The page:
The New York Times
11-05-2012 ^ "Celebrating a Birthday as Well as a Score" by Anthony Tommasini, The New York Times
The New York Times
2008-12-13 ^ James Wierzbicki, Elliott Carter
Elliott Carter
(Urbana, Chicago, and Springfield: University of Illinois Press: 2011), p. 11. ^ F. Paul Driscoll (February 2013). "Obituary:Centenarian composer Elliott Carter". Opera News. 77 (8).  ^ a b "What Next for Elliott Carter?", Limelight, August 2012, p. 28 ^ "Recording Industry Salutes Musical Alums." The Horace Mann Report. Archived 2009-02-17 at the Wayback Machine. Vol 106: Issue 9. January 23, 2009. (Retrieved February 9, 2009) ^ "Elliott Carter". The Daily Telegraph. November 6, 2012.  ^ Eichler, Jeremy (November 5, 2012). "Composer Elliott Carter
Elliott Carter
dies at 103". Boston Globe. Archived from the original on November 6, 2012. Retrieved May 2, 2015.  ^ Kozinn, Allan (November 5, 2012). "Elliott Carter, Composer Who Decisively Snapped Tradition, Dies at 103". New York Times.  ^ Elliott Carter
Elliott Carter
to Samuel Randlett, April 11, 1966, Elliott Carter Collection ^ 'Minimalism is death'. Telegraph, 26 July 2003. ^ Guerrieri, Matthew (December 5, 2008). "The composer in Cambridge: Carter looks back". The Boston Globe. Retrieved August 6, 2016.  ^ Clements, Andrew (19 June 2009). "Classical preview: On Conversing With Paradise, Snape, nr Aldeburgh". The Guardian. Retrieved August 6, 2016.  ^ Clark, Andrew (June 23, 2009). "On Conversing with Paradise". Financial Times. Retrieved August 6, 2016.  ^ Clements, Andrew (22 June 2009). "Carter/Benjamin premieres". The Guardian. Retrieved August 6, 2016.  ^ Mark Swed (November 6, 2012). " Elliott Carter
Elliott Carter
dies at 103; inventive American composer". Los Angeles Times. Retrieved December 12, 2014.  ^ David Allen (2015). "Review: Elliott Carter
Elliott Carter
Premiere and Levine Withdrawal With Met Chamber Ensemble". The New York Times. p. C3. Retrieved December 16, 2014. 

Capuzzo, Guy. Elliott Carter's 'What Next?': Communication, Cooperation, Separation. Rochester: University of Rochester Press, 2012. ISBN 978-1-58046-419-2. Doering, William T. Elliott Carter: A Bio-Bibliography. Bio-bibliographies in music, no. 51. Westport, Conn.: Greenwood Press, 1993. ISBN 0-313-26864-9.

Further reading[edit]

Coulembier, Klaas. 2016. "Static Structure, Dynamic Form: An Analysis of Elliott Carter's Concerto for Orchestra". Perspectives of New Music 54, no. 1 (Winter): 97–136.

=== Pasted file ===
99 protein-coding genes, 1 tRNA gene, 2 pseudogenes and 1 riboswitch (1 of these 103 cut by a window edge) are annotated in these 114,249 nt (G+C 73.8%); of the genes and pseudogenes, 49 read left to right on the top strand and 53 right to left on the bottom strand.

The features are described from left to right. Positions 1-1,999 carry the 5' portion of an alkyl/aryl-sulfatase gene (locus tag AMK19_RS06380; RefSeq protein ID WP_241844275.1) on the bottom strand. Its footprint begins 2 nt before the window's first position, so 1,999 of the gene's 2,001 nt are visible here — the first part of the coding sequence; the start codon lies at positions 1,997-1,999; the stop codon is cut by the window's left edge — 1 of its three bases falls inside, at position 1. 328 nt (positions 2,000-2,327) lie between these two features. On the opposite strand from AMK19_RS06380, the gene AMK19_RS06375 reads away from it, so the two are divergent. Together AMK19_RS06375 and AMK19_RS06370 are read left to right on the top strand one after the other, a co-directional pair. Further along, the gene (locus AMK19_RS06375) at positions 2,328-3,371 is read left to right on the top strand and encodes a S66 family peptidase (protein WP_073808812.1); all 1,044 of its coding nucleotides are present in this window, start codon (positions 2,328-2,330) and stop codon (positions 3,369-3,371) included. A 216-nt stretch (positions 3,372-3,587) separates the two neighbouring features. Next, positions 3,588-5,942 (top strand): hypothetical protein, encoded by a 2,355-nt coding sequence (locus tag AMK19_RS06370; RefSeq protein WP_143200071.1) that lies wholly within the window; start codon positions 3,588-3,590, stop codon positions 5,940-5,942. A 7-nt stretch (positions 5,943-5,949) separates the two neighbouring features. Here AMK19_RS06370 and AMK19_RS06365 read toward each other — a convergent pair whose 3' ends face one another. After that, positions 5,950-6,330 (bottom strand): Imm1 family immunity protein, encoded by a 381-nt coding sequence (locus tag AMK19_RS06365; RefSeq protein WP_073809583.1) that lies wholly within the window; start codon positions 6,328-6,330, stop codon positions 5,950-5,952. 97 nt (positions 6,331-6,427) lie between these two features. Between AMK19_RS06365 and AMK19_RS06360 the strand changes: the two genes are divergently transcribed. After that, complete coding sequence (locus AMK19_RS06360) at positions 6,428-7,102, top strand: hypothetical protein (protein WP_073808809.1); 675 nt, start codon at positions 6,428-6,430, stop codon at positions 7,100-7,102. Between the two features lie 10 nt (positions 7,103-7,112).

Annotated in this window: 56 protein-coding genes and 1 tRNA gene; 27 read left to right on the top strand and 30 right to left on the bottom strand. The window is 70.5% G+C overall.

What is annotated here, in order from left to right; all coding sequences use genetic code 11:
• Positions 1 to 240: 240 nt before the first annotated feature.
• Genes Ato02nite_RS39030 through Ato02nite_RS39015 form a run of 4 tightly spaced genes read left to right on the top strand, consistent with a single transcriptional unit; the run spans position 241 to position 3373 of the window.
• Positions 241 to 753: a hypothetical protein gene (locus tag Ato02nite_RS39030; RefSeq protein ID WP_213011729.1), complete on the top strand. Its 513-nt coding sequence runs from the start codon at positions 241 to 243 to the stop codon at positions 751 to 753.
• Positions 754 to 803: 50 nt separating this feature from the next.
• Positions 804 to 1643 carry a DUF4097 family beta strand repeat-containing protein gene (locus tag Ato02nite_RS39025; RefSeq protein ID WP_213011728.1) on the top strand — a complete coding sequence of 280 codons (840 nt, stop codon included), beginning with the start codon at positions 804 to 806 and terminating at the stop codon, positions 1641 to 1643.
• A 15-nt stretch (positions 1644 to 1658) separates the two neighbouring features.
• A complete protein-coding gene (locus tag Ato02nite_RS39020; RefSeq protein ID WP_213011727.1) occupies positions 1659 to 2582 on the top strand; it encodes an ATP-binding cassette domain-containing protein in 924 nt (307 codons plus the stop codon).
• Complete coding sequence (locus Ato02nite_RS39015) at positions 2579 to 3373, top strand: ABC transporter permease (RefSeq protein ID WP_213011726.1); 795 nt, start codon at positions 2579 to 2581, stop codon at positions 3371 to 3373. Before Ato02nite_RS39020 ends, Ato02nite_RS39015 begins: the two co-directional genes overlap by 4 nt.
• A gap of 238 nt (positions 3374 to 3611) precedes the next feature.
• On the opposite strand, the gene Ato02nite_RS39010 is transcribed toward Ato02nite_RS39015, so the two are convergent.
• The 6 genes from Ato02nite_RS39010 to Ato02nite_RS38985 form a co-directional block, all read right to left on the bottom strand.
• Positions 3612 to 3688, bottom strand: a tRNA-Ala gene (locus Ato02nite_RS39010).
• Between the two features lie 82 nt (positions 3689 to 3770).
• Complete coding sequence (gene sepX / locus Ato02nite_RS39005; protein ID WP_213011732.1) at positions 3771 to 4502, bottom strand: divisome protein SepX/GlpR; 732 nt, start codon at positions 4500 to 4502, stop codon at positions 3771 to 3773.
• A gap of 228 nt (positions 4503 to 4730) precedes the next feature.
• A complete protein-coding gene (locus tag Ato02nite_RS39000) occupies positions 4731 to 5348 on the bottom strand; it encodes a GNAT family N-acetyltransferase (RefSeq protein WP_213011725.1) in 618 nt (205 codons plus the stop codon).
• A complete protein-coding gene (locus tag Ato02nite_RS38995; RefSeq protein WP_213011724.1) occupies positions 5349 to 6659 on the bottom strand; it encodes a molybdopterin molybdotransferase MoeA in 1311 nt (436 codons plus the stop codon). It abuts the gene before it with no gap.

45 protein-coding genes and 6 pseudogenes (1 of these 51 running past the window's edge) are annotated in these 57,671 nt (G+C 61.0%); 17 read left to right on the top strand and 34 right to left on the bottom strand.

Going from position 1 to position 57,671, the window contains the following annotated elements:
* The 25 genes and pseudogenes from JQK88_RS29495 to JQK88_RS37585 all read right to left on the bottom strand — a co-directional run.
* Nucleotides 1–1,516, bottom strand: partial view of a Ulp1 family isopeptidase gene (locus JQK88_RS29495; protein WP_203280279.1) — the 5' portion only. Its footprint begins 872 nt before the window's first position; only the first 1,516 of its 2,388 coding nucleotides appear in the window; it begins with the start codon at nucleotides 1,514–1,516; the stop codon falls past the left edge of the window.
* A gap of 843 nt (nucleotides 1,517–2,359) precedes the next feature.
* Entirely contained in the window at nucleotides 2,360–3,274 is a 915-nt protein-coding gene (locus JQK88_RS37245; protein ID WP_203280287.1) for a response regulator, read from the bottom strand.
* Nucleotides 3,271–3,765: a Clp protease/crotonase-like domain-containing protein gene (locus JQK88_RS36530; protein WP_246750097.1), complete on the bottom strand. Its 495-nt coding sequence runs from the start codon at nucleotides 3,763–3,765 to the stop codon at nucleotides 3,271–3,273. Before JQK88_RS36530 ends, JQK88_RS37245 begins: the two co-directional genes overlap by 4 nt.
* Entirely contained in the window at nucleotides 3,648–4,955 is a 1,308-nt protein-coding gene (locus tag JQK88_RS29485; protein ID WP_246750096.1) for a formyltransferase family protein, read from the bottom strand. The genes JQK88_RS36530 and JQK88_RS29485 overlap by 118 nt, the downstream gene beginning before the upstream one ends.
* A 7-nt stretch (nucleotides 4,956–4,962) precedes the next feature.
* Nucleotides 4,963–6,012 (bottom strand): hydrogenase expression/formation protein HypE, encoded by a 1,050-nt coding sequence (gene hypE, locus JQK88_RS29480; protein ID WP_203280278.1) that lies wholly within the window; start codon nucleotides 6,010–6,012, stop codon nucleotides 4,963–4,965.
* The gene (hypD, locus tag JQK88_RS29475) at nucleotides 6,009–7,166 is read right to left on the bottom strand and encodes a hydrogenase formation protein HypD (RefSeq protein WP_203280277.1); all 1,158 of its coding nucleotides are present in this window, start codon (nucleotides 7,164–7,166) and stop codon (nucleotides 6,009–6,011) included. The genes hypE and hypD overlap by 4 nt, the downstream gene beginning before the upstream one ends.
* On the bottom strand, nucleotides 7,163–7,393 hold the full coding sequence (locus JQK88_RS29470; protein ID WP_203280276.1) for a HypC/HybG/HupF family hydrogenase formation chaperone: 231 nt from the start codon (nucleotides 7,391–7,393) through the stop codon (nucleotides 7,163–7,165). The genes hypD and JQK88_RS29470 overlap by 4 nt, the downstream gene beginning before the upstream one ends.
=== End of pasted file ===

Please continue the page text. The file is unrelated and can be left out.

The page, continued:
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Elliott Carter
Elliott Carter
interview by Bruce Duffie, June 10, 1986 American Gothic: An Interview with Elliott Carter, by Andy Carvin, 1992 A January 1994 interview with Elliott Carter
Elliott Carter
by Phil Lesh Elliott Carter
Elliott Carter
(February 4, 2000). "Elliott Carter: The Career of a Century". NewMusicBox (Interview). Interview with Frank J. Oteri (published March 1, 2000).  MusicMavericks.PublicRadio.org: An interview with Elliot Carter by Alan Baker, Minnesota Public Radio, July 2002 Radical Connections on Counterstream Radio: Elliott Carter
Elliott Carter
and Phil Lesh in Conversation, December 2007] Elliott Carter
Elliott Carter
Centenary Podcast, an interview with Frank J. Oteri, November 27, 2007 TV Interview (with Daniel Barenboim
Daniel Barenboim
and James Levine) by Charlie Rose, December 10, 2008 Tarmy, James (2012-06-06). "Elliott Carter, 103, Has World Premiere, Ponders Hitler, Romney". Bloomberg News. Retrieved 2012-06-13. 


Elliott Carter: A Life In Music, a documentary (1983) Art of the States: Elliott Carter
Elliott Carter
four works by the composer Elliott Carter
Elliott Carter
interview from American Mavericks site Excerpts from sound archives of Carter's works

External links[edit]

Wikiquote has quotations related to: Elliott Carter

Official website Elliott Carter
Elliott Carter
at Encyclopædia Britannica Elliott Carter
Elliott Carter
on IMDb Free scores by Elliott Carter
Elliott Carter
at the Open Music Library Yale University
Yale University
Library: Research Guide to Elliott Carter's Life and Music Elliott Carter
Elliott Carter
by photographer Philippe Gontier Elliott Carter: A Centennial Portrait in Letters and Documents by Felix Meyer & Anne C. Shreffler published by the Boydell Press in association with the Paul Sacher Foundation. Elliott Carter
Elliott Carter
Studies edited by Marguerite Boland & John Link published by Cambridge University Press. Elliott Carter's What Next?: Communication, Cooperation, and Separation by Guy Capuzzo published by the University of Rochester Press. Elliott Carter
Elliott Carter
at G. Schirmer/AMP Elliott Carter
Elliott Carter
at Boosey and Hawkes The String Quartets of Elliott Carter
Elliott Carter
Booklet note for recording by the Arditti Quartet of Quartets 1–4 and Elegy (1988 ETCETERA KTC 1065/1066), by David Harvey CompositionToday – Elliot Carter article and review of works Elliott Carter
Elliott Carter
Centenary 2008 at the Wayback Machine
Wayback Machine
(archived February 1, 2008) John Link's Analysis of Night Fantasies Joshua B. Mailman's "Imagined Drama of Competitive Opposition in Carter's Scrivo in Vento (with Notes on Narrative, Symmetry, Quantitative Flux and Heraclitus)" " Elliott Carter
Elliott Carter
biography" (in French). IRCAM.  Lifetime Honors – National Medal of Arts Elliott Carter
Elliott Carter
papers, 1945–1995 Music Division, The New York Public Library.

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Elliott Carter


What Next? (1997/98)

String quartet

String Quartet No. 1 (1950/51) String Quartet No. 2 (1959) String Quartet No. 3 (1971) String Quartet No. 4 (1986) String Quartet No. 5 (1995)


Symphony No. 1 (1942) A Symphony of Three Orchestras (1976) Symphonia: sum fluxae pretium spei (1993/94/95)


Double Concerto for Harpsichord and Piano with Two Chamber Orchestras (1961) Piano Concerto (1965) Concerto for Orchestra
(1969) Oboe Concerto (1987) Violin Concerto (1990) Clarinet Concerto (1996) Asko Concerto (2000) Cello Concerto (2000) Boston Concerto (2002) Horn Concerto (2006) Flute Concerto (2008)

Other compositions

Holiday Overture (1944) Eight Pieces for Four Timpani (1950/66) Variations for Orchestra
(1955) Night Fantasies (1980) Three Occasions for Orchestra